Why some fragrances make us feel festive

Fragrance creator Azzi Glasser says smells are an effective way of reliving comforting memories.

Fragrance creator Azzi Glasser says smells are an effective way of reliving comforting memories.Gianluca PantaleoCNN — 

Our sense of smell is so powerful that it can alter our mood, transport us to another place or time, or remind us of a particular memory in a flash.

Scent is perhaps never more evocative than during the holiday season, when the air is filled with festive aromas that warm the soul and feed our yearning for nostalgia.

Someone who is famed for capturing Christmas in a scent is Jo Malone, perfumer and founder of her second fragrance brand Jo Loves, established in 2011 after selling her eponymous first fragrance brand Jo Malone to Estée Lauder.

Perfumer Jo Malone uses fragrance as a way of capturing her favorite memories of the seasons.

Perfumer Jo Malone uses fragrance to capture her favorite memories.Jo Loves

“Scent truly brings the festive season alive,” said Malone, whose range of festive fragrances are based on her own memories — such as Plum Pudding, inspired by a recipe she has made every year since childhood — but still universally significant and appealing.

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“The scent of log fires on a crisp winter morning, the sweet and delicious smell of roasted chestnuts, or the scent of a real pine tree floating in the air instantly evoke a feeling of familiarity and excitement,” noted Malone in an interview with CNN.

With its notes of pine, lavender, amber and incense, “Christmas Trees” — a Jo Loves bestseller — is revived annually, along with other classics, but new scents based on traditional aromas are also added to the mix.

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“This year we launched the new Gingerbread scent, which brings me back to Christmas morning, baking with my family,” said Malone.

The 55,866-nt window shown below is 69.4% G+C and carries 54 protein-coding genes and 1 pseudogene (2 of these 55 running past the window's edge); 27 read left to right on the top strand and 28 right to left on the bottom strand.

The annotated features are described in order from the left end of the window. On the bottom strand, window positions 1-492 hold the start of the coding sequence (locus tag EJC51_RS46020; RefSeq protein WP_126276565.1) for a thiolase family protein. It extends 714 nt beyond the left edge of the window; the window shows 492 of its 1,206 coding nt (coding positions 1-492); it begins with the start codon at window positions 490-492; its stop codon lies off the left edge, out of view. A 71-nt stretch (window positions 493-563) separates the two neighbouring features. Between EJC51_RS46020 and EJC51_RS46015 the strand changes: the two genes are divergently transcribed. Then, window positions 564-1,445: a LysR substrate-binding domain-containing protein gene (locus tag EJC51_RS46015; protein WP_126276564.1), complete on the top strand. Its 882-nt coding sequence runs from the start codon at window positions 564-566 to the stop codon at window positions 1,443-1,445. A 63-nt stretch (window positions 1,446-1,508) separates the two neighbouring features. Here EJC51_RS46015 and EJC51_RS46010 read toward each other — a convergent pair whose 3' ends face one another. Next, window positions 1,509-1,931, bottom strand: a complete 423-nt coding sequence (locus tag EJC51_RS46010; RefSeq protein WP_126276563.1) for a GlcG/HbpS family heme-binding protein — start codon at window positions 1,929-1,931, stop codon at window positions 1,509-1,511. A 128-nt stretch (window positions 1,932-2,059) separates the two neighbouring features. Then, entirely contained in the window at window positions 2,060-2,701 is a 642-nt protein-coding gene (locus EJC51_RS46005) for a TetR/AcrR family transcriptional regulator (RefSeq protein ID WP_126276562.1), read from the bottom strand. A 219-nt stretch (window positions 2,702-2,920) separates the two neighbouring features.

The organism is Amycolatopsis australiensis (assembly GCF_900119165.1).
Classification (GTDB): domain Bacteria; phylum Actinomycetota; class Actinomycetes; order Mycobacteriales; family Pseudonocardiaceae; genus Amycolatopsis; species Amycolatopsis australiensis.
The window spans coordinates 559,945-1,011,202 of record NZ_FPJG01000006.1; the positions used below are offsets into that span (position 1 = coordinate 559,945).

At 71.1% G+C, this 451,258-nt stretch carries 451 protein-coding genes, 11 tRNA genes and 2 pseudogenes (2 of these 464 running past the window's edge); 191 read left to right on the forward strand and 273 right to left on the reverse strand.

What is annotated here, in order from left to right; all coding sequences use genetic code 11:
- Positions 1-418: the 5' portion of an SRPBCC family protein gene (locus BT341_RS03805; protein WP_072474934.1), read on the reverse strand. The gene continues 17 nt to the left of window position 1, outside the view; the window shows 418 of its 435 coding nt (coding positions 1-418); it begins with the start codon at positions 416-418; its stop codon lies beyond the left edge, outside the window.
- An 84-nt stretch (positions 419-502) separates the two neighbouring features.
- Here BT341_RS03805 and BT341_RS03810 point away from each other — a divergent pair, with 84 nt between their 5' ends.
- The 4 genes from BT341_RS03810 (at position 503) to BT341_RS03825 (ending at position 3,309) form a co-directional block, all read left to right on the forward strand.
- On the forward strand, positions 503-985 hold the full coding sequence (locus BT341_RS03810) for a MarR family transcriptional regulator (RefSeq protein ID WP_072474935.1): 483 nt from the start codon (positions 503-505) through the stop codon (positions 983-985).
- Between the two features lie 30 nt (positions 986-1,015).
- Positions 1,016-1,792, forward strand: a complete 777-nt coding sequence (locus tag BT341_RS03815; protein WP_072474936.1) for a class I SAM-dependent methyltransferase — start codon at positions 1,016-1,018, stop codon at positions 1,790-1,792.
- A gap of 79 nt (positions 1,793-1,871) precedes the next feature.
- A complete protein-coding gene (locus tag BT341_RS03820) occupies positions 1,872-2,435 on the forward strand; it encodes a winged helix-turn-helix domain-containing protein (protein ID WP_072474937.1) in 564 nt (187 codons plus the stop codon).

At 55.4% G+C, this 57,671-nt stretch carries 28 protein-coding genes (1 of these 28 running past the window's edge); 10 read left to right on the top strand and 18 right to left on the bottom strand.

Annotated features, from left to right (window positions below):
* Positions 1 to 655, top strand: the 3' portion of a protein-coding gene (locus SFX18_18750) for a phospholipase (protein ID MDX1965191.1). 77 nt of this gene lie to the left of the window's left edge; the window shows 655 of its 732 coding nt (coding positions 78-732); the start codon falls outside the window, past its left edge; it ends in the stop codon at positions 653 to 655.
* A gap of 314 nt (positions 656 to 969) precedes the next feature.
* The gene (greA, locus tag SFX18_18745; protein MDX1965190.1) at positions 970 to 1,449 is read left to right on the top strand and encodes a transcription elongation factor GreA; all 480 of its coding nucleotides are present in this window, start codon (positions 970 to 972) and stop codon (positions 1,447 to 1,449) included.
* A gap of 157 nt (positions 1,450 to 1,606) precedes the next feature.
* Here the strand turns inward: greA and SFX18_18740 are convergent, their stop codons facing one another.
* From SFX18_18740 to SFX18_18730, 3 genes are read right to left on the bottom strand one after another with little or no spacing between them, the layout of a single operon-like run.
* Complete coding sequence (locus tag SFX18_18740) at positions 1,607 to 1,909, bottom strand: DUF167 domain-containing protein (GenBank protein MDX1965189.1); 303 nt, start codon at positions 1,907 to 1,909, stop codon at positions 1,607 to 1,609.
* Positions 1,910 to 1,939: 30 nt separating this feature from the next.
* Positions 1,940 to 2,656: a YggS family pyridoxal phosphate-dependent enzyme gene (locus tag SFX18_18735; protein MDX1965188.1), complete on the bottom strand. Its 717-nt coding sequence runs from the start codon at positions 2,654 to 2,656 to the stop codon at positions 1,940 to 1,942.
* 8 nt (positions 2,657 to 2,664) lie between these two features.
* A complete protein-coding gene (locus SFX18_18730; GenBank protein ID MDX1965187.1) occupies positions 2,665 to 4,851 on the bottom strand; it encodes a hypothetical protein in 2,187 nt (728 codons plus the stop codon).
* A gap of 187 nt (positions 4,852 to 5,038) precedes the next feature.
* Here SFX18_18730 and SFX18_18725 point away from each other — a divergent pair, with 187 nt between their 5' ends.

“Spending time with loved ones is the most special part of my Christmas. That is why I always try to capture my favorite festive scents in the form of fragrances, so the memory will forever live on.”

Data research company Statista has projected the global revenue of fragrances will increase to over $64 billion by 2028, with prestige fragrances deemed the most profitable part of the sector.

Why scents are so evocative

Just as a bad odor could prompt you to wince and run away, a beautiful aroma invites you to linger — whether in a shop, restaurant, or at home, which is especially pertinent during the holiday season.

The smell of a log fire is a particular favorite for home fragrance around the holiday season.

The smell of a log fire is a particular favorite in the home fragrance sector around the holiday season.Tsuji/iStockphoto/Getty Images

“Festive season scents should be warm and comforting without sacrificing sophistication and quality,” says Azzi Glasser, perfumer designer and founder of The Perfumer’s Story. Glasser co-founded Agent Provocateur fragrance and has designed bespoke scents to for Hollywood stars.

One of her creations is the “Smoked Wood” candle, a mix of vetiver, sandalwood, cedarwood and frankincense inspired by cozy winter evenings. “Smells … are a visceral and effective way of reliving comforting memories,” she said.

The reason smell is so suggestive, and can trigger memories and emotions quicker than other senses, might be that the processes at play are anatomically close.

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“When the receptor cells at the top of our nasal cavity detect a smell, they pass signals along nerve fibers to the olfactory bulb, which processes the signals and passes information about the smell to an area of the brain called the limbic system,” explains Duncan Boak, CEO and founder of Fifth Sense, a UK-based charity for those affected by smell and taste disorders.

“This system is comprised of a set of structures, including the amygdala, hippocampus and thalamus, which play a major role in controlling our mood, memory, behavior and emotion. It is often regarded as being the most primitive part of the brain.”

Our sense of smell is most closely linked to what is known as episodic memory, or long-term memory of events from a first-person perspective.

This could explain why specific scents can be so emotive. It is not so much that our senses are heightened by the general hoopla of holiday season — https://belakangan.com the intoxicating smell of crackling fires, mulled wine and mince pies — but the memories that are prompted.

“It is an extremely important and emotional time for many, as Christmas is usually spent with those you love the most and focuses on appreciating the things that are most important to you in life,” said Lisa Hipgrave, Director of IFRA UK (International Fragrance Association) and Head of Fragrance at Diem. “Scents can be emotive. Often, people will associate a smell with the happiness and warmth that comes with the festive period.”

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